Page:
sions confronted in an embodied form the last position that remained between them and the deep, broad waters of the Tennessee.
The superior officers present, howbeit, collected the men immediately around them, of whatsoever corps.
Tired, hungry and exhausted as were the Confederates, nevertheless a number of determined separate efforts were made by them during the remaining hour of daylight to wrench their last foothold from their elsewhere beaten adversary.
But meanwhile, at 5 P. M., Ammen's Brigade of Nelson's Division had been thrown across the river and established by Buell as a support of Webster's powerful battery; and the Federals, like a rat brought to bay in a corner from which there is no escape, fought with all the desperation of that animal under similar circumstances, knowing, moreover, that night with its shield of darkness and ample succor were close at hand.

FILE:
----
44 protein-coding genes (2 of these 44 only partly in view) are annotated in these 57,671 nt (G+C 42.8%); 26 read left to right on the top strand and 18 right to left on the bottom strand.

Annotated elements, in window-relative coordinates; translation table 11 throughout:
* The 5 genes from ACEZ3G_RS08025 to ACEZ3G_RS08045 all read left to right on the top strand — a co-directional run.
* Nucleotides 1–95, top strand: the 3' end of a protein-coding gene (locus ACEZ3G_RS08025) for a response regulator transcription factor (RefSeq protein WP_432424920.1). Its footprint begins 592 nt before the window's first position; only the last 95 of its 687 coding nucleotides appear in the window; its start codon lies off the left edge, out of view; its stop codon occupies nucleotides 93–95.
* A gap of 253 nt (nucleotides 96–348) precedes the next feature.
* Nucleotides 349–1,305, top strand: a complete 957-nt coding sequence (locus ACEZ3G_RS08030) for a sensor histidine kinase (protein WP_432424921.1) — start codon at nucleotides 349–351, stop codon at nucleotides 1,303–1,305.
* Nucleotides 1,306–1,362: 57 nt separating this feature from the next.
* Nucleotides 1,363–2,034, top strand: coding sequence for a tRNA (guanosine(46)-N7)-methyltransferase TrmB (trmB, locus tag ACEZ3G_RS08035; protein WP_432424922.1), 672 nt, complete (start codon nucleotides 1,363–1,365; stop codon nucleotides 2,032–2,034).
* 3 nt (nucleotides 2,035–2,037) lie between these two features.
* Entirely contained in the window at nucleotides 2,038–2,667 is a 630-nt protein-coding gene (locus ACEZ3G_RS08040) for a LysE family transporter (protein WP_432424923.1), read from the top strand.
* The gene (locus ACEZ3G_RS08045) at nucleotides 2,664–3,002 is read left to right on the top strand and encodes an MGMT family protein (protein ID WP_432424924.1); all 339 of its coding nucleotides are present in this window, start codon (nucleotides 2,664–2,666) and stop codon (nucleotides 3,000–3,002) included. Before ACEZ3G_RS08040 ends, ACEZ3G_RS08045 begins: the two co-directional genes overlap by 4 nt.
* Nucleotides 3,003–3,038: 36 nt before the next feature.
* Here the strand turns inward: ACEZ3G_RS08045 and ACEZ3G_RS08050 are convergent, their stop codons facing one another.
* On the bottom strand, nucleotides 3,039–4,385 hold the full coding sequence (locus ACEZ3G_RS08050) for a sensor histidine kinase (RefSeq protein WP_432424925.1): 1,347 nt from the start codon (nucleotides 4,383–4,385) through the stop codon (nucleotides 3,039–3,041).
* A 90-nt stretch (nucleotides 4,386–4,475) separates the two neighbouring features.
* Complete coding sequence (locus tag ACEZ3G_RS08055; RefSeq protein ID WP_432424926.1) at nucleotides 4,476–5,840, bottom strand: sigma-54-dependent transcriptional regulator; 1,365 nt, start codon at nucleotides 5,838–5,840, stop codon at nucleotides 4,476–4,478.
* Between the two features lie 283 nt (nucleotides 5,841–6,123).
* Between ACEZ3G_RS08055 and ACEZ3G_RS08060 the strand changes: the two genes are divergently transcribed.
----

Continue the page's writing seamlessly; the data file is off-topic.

The character of these last assaults on the part of the Confederates, and their fruitless results, wi